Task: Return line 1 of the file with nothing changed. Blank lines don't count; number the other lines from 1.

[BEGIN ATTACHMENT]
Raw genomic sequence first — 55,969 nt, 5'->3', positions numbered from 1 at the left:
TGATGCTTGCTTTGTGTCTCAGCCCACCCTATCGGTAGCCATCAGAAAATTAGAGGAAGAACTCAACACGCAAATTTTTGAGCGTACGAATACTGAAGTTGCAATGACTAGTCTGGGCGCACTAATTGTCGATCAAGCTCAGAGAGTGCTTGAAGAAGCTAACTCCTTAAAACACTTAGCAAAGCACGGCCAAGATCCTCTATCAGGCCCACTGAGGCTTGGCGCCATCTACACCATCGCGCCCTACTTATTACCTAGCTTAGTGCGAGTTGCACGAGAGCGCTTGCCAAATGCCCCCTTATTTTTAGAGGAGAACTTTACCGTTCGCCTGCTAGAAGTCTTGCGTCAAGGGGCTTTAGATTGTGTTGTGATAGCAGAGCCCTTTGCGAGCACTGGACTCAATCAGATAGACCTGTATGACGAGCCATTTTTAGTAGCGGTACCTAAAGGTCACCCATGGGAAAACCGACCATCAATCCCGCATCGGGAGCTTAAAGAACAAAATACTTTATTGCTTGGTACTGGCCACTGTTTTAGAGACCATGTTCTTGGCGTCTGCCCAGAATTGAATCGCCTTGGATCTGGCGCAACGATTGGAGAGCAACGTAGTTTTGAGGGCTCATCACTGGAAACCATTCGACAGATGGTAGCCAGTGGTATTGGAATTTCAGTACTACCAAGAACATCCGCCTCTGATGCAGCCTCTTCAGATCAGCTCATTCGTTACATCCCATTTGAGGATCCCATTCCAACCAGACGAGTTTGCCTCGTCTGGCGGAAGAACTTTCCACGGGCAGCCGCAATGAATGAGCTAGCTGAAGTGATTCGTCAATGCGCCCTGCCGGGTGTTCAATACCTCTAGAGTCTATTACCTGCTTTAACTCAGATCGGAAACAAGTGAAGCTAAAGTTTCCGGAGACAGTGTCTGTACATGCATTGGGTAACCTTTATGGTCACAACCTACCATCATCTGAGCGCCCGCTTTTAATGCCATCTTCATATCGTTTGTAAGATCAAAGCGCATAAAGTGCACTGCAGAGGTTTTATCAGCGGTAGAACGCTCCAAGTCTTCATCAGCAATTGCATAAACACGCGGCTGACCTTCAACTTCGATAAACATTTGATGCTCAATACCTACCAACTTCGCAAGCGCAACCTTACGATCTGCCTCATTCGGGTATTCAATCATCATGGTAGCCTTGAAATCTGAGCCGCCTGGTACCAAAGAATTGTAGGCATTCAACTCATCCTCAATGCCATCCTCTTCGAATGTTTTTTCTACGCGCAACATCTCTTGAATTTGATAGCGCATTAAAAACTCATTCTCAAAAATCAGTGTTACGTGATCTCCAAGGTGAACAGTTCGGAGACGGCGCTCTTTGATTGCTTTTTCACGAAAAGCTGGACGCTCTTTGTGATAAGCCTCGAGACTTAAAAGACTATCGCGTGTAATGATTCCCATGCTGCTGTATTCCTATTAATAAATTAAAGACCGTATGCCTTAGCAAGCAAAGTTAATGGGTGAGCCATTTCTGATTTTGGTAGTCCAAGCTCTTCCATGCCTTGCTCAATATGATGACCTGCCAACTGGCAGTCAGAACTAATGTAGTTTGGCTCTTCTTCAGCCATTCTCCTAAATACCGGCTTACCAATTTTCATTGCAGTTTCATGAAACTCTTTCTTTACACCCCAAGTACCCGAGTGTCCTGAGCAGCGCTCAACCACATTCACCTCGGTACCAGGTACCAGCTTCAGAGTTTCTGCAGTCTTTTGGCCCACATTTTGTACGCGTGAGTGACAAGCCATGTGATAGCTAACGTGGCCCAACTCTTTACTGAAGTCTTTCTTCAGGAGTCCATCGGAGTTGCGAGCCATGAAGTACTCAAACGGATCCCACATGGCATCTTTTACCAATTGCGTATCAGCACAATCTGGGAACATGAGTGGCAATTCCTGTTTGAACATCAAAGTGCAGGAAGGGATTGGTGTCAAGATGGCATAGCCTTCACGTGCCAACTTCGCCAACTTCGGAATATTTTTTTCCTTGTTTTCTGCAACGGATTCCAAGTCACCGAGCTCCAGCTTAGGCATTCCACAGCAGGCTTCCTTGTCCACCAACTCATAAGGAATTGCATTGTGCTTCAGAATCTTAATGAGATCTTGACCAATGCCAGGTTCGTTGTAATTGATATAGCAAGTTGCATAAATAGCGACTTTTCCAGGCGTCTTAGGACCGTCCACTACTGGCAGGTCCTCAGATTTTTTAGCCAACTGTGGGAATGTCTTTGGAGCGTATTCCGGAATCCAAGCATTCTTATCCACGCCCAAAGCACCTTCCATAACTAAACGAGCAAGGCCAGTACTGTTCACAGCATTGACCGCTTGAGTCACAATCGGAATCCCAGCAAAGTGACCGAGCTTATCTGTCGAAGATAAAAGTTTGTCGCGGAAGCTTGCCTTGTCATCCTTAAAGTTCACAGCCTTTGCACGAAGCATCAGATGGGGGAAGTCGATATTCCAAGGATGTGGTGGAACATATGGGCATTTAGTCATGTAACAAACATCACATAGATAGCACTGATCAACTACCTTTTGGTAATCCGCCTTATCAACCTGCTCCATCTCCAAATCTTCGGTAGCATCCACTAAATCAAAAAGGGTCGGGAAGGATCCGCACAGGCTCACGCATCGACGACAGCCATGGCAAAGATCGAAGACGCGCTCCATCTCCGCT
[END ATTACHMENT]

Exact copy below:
Raw genomic sequence first — 55,969 nt, 5'->3', positions numbered from 1 at the left: